Review of Monocoastal (10th Anniversary Vinyl Edition) [12k2050]

Fluid Audio (UK)

This June, American experimental label 12k are re-releasing some of their oldest records, and both have stood the test of time. Frame, by Shuttle358, was originally produced all the way back in 2000 in Pasadena, California, while Marcus Fischer’s Monocoastal is celebrating its 10th anniversary. For the first time, both records will be released on vinyl.

Monocoastal is described as being ‘one of the most defining moments in the arc of 12k’s evolution’. It was Fischer’s debut release, and he’s since gone on to become a regular on the label, both as a tour partner and as a collaborator. It was a momentous release, to say the least. Monocoastal also had an impact on the record label as a whole, shaping its resulting releases over the following decade, becoming an essential thread in the label’s fabric.

For Monocoastal, Fischer took inspiration from his movements across the West Coast of America. Tape hiss surges forward and recedes, in tune with the Pacific tide, and organic, tiny sounds unfurl like musical origami. Field recordings blend in with more traditional instruments and found sounds. A piano was found, situated in the corner of a salvage warehouse, alone, abandoned, and has been resurrected back to life once again. This sits beside a xylophone, made from metal wrenches. Because of this, Monocoastal contains both analogue and digital mediums. Natural sounds are encouraged and given space to breathe.

Monocoastal’s bedrock is a lo-fi sound, its textures eroding and close to dissolving completely, fizzling distantly. Imperfections are essential to the record’s perfectly-shaped textures, and the sound remains a restrained and minimal one. Loops will always try to constrict, but additional layers offer a glimpse into expansion.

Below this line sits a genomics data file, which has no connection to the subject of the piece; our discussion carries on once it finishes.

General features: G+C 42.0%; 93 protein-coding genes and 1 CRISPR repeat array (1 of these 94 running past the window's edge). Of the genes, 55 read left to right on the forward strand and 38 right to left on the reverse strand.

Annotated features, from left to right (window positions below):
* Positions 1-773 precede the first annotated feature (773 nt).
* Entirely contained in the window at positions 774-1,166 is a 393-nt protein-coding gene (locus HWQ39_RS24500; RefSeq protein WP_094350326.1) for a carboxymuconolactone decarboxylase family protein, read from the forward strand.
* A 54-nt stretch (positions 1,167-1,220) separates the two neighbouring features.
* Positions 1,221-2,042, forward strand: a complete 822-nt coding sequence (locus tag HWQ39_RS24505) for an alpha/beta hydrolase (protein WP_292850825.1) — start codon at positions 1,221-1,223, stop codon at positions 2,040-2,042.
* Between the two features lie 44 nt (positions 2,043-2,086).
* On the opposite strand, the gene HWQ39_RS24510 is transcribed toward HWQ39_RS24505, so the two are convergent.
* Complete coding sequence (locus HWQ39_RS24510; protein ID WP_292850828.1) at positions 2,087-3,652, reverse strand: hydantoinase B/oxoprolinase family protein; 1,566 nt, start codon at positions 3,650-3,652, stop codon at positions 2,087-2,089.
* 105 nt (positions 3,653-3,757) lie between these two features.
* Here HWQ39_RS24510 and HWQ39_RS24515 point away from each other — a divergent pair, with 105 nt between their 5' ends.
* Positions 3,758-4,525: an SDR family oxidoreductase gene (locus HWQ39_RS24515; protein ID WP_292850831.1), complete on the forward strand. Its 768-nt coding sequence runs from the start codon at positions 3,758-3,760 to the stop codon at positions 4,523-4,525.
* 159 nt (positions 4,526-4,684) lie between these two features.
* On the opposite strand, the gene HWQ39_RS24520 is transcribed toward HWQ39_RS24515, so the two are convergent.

Minimalism and cold design can often go hand-in-hand, but although Fischer’s music inclines towards the minimal, the tones he deploys are actually full of familiarity and comfort, recollecting two decades of life on the West Coast. The lo-fi tones ensure that the music is frayed, torn and worn, and that comes from living its life and progressing over time; wrinkles and creases are going to occur, the fresh face eventually ageing. The same is true of music, and its ageing is the most natural thing in the world. The music’s emphasis is on light and the West Coast, ambling along coastal routes and offering up its relaxed, shoreline vibes, although the tones are still somewhat restricted. Space is key, and nothing is covered up. Conventionally ‘less attractive’ notes are given an opportunity to shine. In popular music, those same notes would’ve been edited, polished, or cast away, but beauty should never be defined by popularity, and the unobtrusive hisses and light-refracted textures are made all the more beautiful through their imperfections.

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